Often stigmatized as part of the lesbian, gay, bisexual and transgender (LGBT) community, most intersex people have to undergo a secretive life from birth, to avoid being misfits in society, which means a lot of mental suffering in their upbringing says experts. However, some intersex people because of hormonal patterns and chromosomal patterns that develop after puberty, may have mannerisms or physical appearances which suggest them to be LGBT.
In Zimbabwe, the rights of LGBT remain a sensitive issue. However, very few people do not realize that for some people, physical appearances and hormonal patterns may be complex and uncontrollable, which is the case with intersexual people.
Being gay is not illegal, but according to the country’s Criminal Law Act, consensual physical conduct between men is punishable with a fine, or up to 10 years in prison, or both. However, police often arrest LGBT on speculation, then set them free without bringing charges, mostly because it is hard to catch people in the act of sodomy.
The association of LGBT people in Zimbabwe, Gays and Lesbians of Zimbabwe (GALZ) on Monday joined others globally to commemorate the Intersex Awareness Day. This year’s commemoration was in solidarity with international human rights watchdogs that have been calling for an urgent end to human rights violations against intersex people.
“Sometimes these characteristics are visible at birth, sometimes they appear later at puberty, and sometimes they are not physically apparent at all. In 2020, we join other countries worldwide as we are urging Governments to prohibit harmful medical practices on intersex children, including unnecessary surgery and treatment without their informed consent,” said GALZ services and policy advocacy officer Sylvester Munyaradzi Nyamatendedza.
Nyamatendedza said some intersex persons may identify with the sex marker assigned at birth, while others may not. Adding that most may feel forced into legal sex and gender categories that they do not identify with, which may be problematic in their adolescence when they are able to make decisions for themselves.
“Human rights violations include forced and coercive medical interventions, infanticide, discrimination in access to education, sport, employment and services. The root causes of human rights violations against intersex people include harmful stereotypes, stigma, taboos and pathologization, which is treating intersex persons as necessarily ill or disordered,” said the GALZ services and policy advocacy officer.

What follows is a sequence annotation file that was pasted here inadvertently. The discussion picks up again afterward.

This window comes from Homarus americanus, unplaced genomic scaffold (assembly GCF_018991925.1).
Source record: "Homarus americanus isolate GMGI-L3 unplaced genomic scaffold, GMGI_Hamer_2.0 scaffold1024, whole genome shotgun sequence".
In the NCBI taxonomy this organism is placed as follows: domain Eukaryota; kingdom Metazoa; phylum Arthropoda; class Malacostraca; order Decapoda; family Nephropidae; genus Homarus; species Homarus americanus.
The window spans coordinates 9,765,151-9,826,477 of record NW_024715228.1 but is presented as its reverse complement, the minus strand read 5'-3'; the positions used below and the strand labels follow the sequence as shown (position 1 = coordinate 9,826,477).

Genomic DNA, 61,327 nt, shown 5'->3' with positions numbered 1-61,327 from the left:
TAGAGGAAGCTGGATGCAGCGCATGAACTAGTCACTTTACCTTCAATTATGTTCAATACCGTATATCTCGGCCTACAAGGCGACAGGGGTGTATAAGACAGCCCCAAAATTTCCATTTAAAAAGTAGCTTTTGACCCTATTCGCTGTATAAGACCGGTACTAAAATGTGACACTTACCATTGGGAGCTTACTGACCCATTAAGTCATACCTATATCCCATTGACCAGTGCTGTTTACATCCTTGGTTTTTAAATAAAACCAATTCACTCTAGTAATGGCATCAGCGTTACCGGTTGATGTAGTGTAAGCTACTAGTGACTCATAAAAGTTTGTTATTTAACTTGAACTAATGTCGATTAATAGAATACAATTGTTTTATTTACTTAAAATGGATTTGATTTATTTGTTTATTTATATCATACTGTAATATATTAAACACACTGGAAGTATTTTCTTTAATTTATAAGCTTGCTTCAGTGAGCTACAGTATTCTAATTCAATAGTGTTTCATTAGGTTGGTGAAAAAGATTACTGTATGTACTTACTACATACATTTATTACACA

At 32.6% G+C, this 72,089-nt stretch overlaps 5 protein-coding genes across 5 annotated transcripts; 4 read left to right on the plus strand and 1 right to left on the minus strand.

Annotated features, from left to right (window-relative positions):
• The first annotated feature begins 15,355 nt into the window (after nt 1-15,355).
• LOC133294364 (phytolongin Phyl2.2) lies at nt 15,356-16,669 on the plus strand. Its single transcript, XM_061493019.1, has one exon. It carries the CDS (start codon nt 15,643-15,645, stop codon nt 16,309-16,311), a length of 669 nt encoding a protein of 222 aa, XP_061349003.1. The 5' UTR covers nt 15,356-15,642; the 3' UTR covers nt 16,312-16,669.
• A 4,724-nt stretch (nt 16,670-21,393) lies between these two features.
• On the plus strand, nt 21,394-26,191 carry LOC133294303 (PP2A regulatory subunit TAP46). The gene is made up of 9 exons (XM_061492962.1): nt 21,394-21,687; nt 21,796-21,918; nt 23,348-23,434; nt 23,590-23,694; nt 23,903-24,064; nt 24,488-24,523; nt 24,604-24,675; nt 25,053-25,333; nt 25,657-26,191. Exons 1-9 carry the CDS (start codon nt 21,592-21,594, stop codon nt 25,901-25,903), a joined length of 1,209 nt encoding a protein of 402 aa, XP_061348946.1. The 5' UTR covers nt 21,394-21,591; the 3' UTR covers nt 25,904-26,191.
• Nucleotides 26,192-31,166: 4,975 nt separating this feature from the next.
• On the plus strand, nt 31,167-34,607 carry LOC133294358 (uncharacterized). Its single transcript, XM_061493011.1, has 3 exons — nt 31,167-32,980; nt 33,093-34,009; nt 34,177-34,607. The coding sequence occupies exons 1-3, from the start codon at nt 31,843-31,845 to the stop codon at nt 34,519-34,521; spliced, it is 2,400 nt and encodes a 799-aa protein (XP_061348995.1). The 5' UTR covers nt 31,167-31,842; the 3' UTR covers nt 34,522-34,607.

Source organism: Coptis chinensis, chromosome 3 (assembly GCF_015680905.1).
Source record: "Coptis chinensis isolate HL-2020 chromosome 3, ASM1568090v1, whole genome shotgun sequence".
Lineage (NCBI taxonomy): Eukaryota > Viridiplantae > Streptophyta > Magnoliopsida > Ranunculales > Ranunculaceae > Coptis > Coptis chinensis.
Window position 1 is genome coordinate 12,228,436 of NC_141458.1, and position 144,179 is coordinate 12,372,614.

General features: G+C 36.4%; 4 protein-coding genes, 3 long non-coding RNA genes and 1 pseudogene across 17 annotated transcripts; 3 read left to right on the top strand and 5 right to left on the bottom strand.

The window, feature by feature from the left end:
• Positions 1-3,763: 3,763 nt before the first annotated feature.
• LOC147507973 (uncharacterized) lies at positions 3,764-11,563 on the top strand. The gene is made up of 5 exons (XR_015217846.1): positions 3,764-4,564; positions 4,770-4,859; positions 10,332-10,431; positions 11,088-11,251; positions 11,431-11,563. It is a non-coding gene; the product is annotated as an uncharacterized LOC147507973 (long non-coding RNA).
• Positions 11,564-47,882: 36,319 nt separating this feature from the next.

The Office of the United Nations High Commissioner for Human Rights in September 2015, through the United Nations Free and Equal campaign released a first fact-sheet on the rights of intersex people. In 2016, as a follow up, a joint call by the United Nations and regional human rights experts was published, calling on Governments to prohibit forced and coercive surgeries and other medically unnecessary treatments on intersex children without their consent.
“States have a legal obligation to protect all children from all forms of physical or mental violence, injury or abuse, neglect or negligent treatment, maltreatment or exploitation. Children have the right to freedom from violence and freedom from torture and ill-treatment. So, when medical procedures take place without personal informed consent, they violate the right to freedom from experimentation,” reads part of the 2016 joint call.
Nyamatendedza said harmful practices on intersex children, whether in medical or other settings, have lifelong consequences for physical and psychological health. He however accepted that parents of intersex children may be pressured into agreeing to “normalizing” and unnecessary medical interventions in order to obtain identification documents for their children and avoid being misfits in society. Until the intersexual child is scanned to ascertain the sexual orientation that child does not get a birth certificate.
With her experience of raising Kuda, Muradzikwa accepted that though she has been receiving counselling from GALZ and is being assisted to get expert medical advice to help Kuda, it is very painful to watch her grandchild have to wait till puberty, around the age of 10 years, for them to perform a surgical operation to leave one anatomy. Last year their case was first referred to Parirenyatwa Hospital in Harare and later to Mpilo Hospital in Bulawayo, which are public hospitals, but because of covid-19 early this year, they have not gone there because of the long distance travel bans on public transport.